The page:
Semiconductor sales are expected to return to a more realistic growth path this year after a record high in 2021, analyst house IC Insights said in a study released this month.
Chip sales are expected will reach a record $ 680.6 billion (£ 500 billion) in 2022, up 11% from 2021. Integrated circuit revenue is expected to total $ 565.1 billion (£ 415 billion), up 11% year-on-year, and OSD – optoelectronics, sensors / actuators and discrete components – are expected to reach $ 115 billion (£ 85 billion), also up 11%.
Growth rates will be slower than last year, when chip sales increased 25% from 2020, analysts said.
The electrification of cars and the changes associated with the pandemic, especially the demand for computers and other electronic devices as people depend more than ever on internet technology and services, will bring stability to a market of otherwise volatile semiconductors, Nathan Brookwood, analyst at Insight 64, told The register.
Demand for GPUs increased during the pandemic as people searched for new forms of entertainment while locked away at home, said Dean McCarron, president of Mercury Research. The register.
There is now a GPU shortage, with hoarding cards from crypto miners and scalpers, selling for almost three to four times the normal price. Nvidia and AMD expect GPU supplies to improve in the second half of this year.
The chip shortage will persist until 2023, but will be less severe, Deloitte said in its year-end technology study. Chip shortages cost Apple $ 6 billion in revenue in the last fiscal quarter of 2021.
Demand will also be driven by artificial intelligence, cloud and data centers, healthcare and automotive applications, said Duncan Stewart, research director for technology, media and telecommunications at Deloitte. The register.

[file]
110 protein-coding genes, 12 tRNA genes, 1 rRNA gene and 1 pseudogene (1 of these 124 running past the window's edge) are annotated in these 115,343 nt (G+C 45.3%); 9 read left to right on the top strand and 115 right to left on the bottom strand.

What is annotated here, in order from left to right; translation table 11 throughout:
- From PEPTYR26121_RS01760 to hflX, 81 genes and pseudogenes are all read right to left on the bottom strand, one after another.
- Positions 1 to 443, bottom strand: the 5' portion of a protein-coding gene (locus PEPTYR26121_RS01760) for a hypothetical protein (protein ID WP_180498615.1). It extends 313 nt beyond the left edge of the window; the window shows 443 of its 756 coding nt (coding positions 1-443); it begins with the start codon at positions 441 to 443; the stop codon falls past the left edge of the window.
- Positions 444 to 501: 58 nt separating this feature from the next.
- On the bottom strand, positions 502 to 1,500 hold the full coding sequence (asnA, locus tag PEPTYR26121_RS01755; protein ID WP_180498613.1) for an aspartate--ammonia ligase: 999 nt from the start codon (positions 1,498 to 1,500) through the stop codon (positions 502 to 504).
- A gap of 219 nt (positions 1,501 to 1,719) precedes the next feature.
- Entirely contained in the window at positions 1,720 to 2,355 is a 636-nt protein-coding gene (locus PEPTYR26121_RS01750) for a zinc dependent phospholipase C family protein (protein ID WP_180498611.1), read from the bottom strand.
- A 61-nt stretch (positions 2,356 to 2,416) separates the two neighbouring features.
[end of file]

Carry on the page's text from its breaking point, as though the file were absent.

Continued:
“Every end-market for semiconductors is growing, and growing as fast or faster than ever,” said Stewart.
The average car in 2010 contained $ 300 worth of microchips, and that figure will likely rise to over $ 500 by 2022, Deloitte estimated.
The consulting giant predicts that the semiconductor market in 2022 will exceed $ 600 billion for the first time, up from $ 412 billion in 2019.
A shortage of low-cost chips such as power management ICs – which are essential for electric cars – has worsened and halted vehicle production. Other inexpensive chips such as display drivers and USB-C controllers are expected to reduce personal computer shipments this year.
Everyone was clamoring for the same parts in 2021, and chip factories were running low on capacity. New factories are coming online and will be better able to supply the market, said Brian Matas, vice president of market research at IC Insights. The register.
“It helps alleviate some of the price pressure,” said Matas.
DRAM vendors have been running out of capacity this year, although new and modernized factories brought online in the second half of 2022 may ease the load, Matas said.
The unpredictable nature of the coronavirus remains a wild card for how the semiconductor market will play out this year, Matas said.
A COVID-19 outbreak last month in Xi’an, China, forced Micron and Samsung to scale back operations at DRAM facilities after the city was locked down. This had a short-term impact on Micron’s DRAM supply, although the company hopes to resume normal operations in the city by the end of the month.
The volatile nature of the semiconductor market has persisted despite consolidation, said Matas. Fewer chip companies are providing physical coins, although that hasn’t removed the expense and capacity craziness, which causes volatility.
The hot-cold nature of the semiconductor market is evidenced by the DRAM and Flash industry, which is the largest segment. DRAM market collapsed in 2019 after demand from mega-data center builders cooled and rebounded last year from pandemic demand for IT equipment, according to IC Insights.
Chipmakers usually adapt their factories to make products that are in demand. Samsung in 2020 converted lines producing DRAM to manufacture CMOS image sensors due to the increasing demand for cameras and other visual equipment.
With the help of governments, Intel, TSMC, Globalfoundries and Samsung are investing billions of dollars in factories around the world. Major chipmakers are also spending a lot of money to secure chip supply with multi-year agreements. At the end of December, AMD extended its wafer supply agreement with GlobalFoundries to $ 2.1 billion until 2025, an increase of $ 1.6 billion until 2024. ®